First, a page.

06:46 PM

Big Ambitions

Small and midsize companies have the same technology needs, and the same goals, as large ones

If you think small and midsize companies don't face many of the same challenges as their larger competitors, then you haven't walked a mile in Daniel Feldstein's shoes.

As VP of operations at Crestron Electronics Inc., a $150 million-a-year maker of audiovisual control systems, Feldstein helps direct the daily activities of a small but bustling business with big ambitions. The 500-employee company has hundreds of suppliers providing everything from high-tech chips to plastic moldings. Its two New Jersey manufacturing sites process about 200 orders a day, some of them comprised of hundreds of line items. And it sells some 500 finished goods to thousands of customers all over the world. "We're a small company with medium- to large-sized company problems and issues," Feldstein says.

Daniel Feldstein, VP of operations at Crestron Electronics Inc.

Crestron is a small company with big-company problems, Feldstein says.

Photo by Erika Larsen/Redux
There are plenty of companies in the same position, and such a dichotomy can make finding the right enterprise software difficult. Though their needs are complex, they've got millions of dollars less to spend on software and supporting IT infrastructure than large companies. Their IT shops may have only small handfuls of employees, and they generally don't have a lot of time to spend on software implementations. Yet many of them must compete with much-larger companies.

To overcome these constraints, small and midsize businesses are looking for enterprise applications that support the business processes they need now and as they grow, without integration headaches, complex training regimens, or massive support costs. Typically, they don't want to sink all their money into customer-relationship-management or enterprise-resource-planning apps as much as they want software that helps them track and follow up on sales leads or manage the order-to-cash process. They want partners who will be there every step of the way, from needs assessment to implementation and ongoing maintenance. Often, they want to outsource some applications, but they don't want to be burned, as some were when a lot of apps-hosting vendors went belly up a few years ago.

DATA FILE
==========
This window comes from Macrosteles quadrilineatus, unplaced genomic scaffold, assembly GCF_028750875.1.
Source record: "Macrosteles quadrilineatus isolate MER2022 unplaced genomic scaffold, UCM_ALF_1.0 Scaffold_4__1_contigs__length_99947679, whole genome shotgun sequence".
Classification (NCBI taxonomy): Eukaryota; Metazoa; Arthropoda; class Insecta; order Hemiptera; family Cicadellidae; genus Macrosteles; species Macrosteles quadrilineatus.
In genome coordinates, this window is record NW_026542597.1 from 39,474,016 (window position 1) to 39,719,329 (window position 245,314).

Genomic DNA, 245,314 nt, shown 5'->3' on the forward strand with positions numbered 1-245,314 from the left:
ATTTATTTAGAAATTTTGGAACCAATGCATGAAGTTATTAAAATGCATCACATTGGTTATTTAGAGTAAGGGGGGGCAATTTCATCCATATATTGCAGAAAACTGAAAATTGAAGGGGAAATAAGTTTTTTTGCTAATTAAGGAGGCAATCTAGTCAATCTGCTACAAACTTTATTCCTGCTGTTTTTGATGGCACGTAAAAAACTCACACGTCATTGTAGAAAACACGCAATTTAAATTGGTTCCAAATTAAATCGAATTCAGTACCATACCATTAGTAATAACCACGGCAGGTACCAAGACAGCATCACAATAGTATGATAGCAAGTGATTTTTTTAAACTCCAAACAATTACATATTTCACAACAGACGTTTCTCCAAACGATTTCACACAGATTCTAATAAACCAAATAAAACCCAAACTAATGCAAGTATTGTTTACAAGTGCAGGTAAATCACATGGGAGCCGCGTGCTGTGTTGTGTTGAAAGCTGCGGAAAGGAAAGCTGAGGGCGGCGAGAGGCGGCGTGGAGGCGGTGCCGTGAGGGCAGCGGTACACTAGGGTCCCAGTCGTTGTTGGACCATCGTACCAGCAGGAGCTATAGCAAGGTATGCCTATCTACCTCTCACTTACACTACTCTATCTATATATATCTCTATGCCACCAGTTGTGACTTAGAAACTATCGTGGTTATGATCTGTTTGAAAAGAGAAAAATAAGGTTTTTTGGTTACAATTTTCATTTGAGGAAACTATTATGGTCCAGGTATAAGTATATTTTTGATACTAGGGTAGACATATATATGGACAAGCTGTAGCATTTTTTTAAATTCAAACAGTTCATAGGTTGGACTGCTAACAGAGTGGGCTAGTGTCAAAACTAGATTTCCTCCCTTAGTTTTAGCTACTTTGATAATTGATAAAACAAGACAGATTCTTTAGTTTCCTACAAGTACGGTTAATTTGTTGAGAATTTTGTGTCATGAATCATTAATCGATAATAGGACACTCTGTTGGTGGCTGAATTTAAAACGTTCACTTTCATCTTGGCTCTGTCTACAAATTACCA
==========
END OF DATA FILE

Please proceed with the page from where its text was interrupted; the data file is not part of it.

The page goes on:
Most analysts estimate the IT market for small and midsize companies--which generally includes companies ranging from $50 million to $500 million in annual revenue--to be more than $300 billion. These companies will account for 54% of total IT spending this year, according to market researcher IDC. And their spending is growing fast: Their IT budgets are expected to increase 17% versus 1.3% for large companies, according to Forrester Research.

Why the amplified spending? For one thing, many small and midsize companies have done little to their IT infrastructures since dealing with the Y2K problem. The patchwork of systems that got some of them through that crisis may be running out of steam or may have become too difficult to support, especially if the vendors that created those applications no longer exist. Other companies struggle with the limitations of early stripped-down versions of big vendors' enterprise software. Smaller private companies often have more spending flexibility, too. "They don't have to answer to Wall Street," says Meredith Child, an associate analyst at Forrester.

Many small and midsize companies also are starting to take a more-pointed interest in strategic business-technology initiatives--including ERP, supply chain, and CRM--to create greater efficiencies and improve bottom lines.


Ferrotec USA needed enterprise software to help it grow globally, so it migrated to Oracle applications, Blinn says.

Photo by Jason Grow
Ferrotec USA, the U.S. subsidiary of Japan's Ferrotec Corp., knows how difficult it can be to develop IT services that deliver bottom-line benefits when key operational software has outlived its usefulness. Ferrotec's combined revenue tops just $150 million annually, but it operates on three continents. The low-end, standalone financial system it installed in the 1990s can no longer meet its needs. The company, a maker of magnetic liquids used in acoustical and other products, is replacing that system with Oracle applications. "We needed enterprise software that allows us to grow globally as well as meet requirements such as multicurrencies, multilanguages, and different cultures," says Rob Blinn, IT director of Ferrotec USA. "The applications we were running didn't meet those needs."